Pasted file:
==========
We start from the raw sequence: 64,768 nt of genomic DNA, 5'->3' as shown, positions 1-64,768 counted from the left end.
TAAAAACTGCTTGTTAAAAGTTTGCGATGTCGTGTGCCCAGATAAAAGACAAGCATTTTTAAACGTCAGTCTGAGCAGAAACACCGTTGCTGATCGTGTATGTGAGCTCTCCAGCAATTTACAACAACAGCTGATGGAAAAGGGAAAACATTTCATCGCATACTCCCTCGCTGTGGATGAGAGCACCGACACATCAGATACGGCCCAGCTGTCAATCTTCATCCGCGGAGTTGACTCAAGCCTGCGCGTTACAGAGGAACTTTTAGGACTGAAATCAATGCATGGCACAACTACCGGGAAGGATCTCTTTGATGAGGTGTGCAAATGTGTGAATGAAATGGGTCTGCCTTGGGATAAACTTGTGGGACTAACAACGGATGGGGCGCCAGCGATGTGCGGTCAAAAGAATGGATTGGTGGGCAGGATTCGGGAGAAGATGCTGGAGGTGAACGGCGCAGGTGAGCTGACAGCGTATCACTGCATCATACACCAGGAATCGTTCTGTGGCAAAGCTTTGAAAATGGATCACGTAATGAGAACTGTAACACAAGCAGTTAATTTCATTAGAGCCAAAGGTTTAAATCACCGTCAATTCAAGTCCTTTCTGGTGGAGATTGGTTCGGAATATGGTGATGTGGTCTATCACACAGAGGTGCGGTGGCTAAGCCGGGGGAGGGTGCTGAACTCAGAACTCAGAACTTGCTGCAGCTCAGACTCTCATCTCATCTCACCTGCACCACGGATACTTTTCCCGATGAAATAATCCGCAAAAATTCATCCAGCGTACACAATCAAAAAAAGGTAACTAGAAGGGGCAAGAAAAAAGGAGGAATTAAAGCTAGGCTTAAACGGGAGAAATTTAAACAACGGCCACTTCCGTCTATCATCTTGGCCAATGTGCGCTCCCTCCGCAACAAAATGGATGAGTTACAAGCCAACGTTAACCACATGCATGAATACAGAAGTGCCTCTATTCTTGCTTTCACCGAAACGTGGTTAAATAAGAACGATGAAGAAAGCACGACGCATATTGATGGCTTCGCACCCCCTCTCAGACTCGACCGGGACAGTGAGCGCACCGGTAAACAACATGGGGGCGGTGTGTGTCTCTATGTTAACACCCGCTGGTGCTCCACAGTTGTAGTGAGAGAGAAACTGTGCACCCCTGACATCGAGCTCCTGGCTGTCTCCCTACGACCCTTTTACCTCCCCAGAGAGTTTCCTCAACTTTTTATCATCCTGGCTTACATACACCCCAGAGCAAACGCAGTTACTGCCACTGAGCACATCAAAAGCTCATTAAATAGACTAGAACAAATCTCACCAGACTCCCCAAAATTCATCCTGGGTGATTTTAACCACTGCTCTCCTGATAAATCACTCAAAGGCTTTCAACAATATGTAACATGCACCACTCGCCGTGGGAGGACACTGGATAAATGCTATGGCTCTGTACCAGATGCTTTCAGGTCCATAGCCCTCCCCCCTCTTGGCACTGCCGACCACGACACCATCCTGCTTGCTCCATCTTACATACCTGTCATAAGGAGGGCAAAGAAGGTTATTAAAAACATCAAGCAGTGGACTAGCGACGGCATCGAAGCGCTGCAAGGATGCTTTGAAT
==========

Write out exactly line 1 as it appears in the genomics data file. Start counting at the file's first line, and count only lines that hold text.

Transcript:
We start from the raw sequence: 64,768 nt of genomic DNA, 5'->3' as shown, positions 1-64,768 counted from the left end.